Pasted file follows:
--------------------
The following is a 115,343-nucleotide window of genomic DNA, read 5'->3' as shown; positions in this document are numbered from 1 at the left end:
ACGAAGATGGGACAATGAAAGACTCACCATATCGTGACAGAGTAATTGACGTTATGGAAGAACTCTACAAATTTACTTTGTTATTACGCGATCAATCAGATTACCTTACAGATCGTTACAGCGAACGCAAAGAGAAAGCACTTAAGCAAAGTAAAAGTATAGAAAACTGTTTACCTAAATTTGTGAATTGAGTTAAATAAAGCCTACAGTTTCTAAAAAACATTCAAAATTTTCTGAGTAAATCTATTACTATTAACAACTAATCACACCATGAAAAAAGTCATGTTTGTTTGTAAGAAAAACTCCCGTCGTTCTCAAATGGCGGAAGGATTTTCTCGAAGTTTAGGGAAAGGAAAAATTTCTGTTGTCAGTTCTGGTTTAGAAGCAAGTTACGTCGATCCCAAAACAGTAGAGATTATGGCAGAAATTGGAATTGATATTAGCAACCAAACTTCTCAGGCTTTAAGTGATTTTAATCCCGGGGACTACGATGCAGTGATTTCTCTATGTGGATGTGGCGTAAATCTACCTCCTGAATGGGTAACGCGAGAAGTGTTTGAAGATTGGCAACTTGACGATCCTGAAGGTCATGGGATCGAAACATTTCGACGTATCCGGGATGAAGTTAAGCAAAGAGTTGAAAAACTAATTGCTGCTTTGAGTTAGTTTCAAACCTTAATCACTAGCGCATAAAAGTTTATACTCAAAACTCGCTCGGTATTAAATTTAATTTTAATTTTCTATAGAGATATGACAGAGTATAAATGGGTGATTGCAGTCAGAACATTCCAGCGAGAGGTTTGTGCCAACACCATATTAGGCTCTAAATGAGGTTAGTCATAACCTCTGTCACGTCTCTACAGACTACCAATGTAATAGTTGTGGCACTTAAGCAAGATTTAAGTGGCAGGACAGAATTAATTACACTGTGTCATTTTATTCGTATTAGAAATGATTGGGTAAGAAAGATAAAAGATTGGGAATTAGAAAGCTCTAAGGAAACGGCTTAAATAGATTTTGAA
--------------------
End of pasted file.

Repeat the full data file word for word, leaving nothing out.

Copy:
The following is a 115,343-nucleotide window of genomic DNA, read 5'->3' as shown; positions in this document are numbered from 1 at the left end:
ACGAAGATGGGACAATGAAAGACTCACCATATCGTGACAGAGTAATTGACGTTATGGAAGAACTCTACAAATTTACTTTGTTATTACGCGATCAATCAGATTACCTTACAGATCGTTACAGCGAACGCAAAGAGAAAGCACTTAAGCAAAGTAAAAGTATAGAAAACTGTTTACCTAAATTTGTGAATTGAGTTAAATAAAGCCTACAGTTTCTAAAAAACATTCAAAATTTTCTGAGTAAATCTATTACTATTAACAACTAATCACACCATGAAAAAAGTCATGTTTGTTTGTAAGAAAAACTCCCGTCGTTCTCAAATGGCGGAAGGATTTTCTCGAAGTTTAGGGAAAGGAAAAATTTCTGTTGTCAGTTCTGGTTTAGAAGCAAGTTACGTCGATCCCAAAACAGTAGAGATTATGGCAGAAATTGGAATTGATATTAGCAACCAAACTTCTCAGGCTTTAAGTGATTTTAATCCCGGGGACTACGATGCAGTGATTTCTCTATGTGGATGTGGCGTAAATCTACCTCCTGAATGGGTAACGCGAGAAGTGTTTGAAGATTGGCAACTTGACGATCCTGAAGGTCATGGGATCGAAACATTTCGACGTATCCGGGATGAAGTTAAGCAAAGAGTTGAAAAACTAATTGCTGCTTTGAGTTAGTTTCAAACCTTAATCACTAGCGCATAAAAGTTTATACTCAAAACTCGCTCGGTATTAAATTTAATTTTAATTTTCTATAGAGATATGACAGAGTATAAATGGGTGATTGCAGTCAGAACATTCCAGCGAGAGGTTTGTGCCAACACCATATTAGGCTCTAAATGAGGTTAGTCATAACCTCTGTCACGTCTCTACAGACTACCAATGTAATAGTTGTGGCACTTAAGCAAGATTTAAGTGGCAGGACAGAATTAATTACACTGTGTCATTTTATTCGTATTAGAAATGATTGGGTAAGAAAGATAAAAGATTGGGAATTAGAAAGCTCTAAGGAAACGGCTTAAATAGATTTTGAA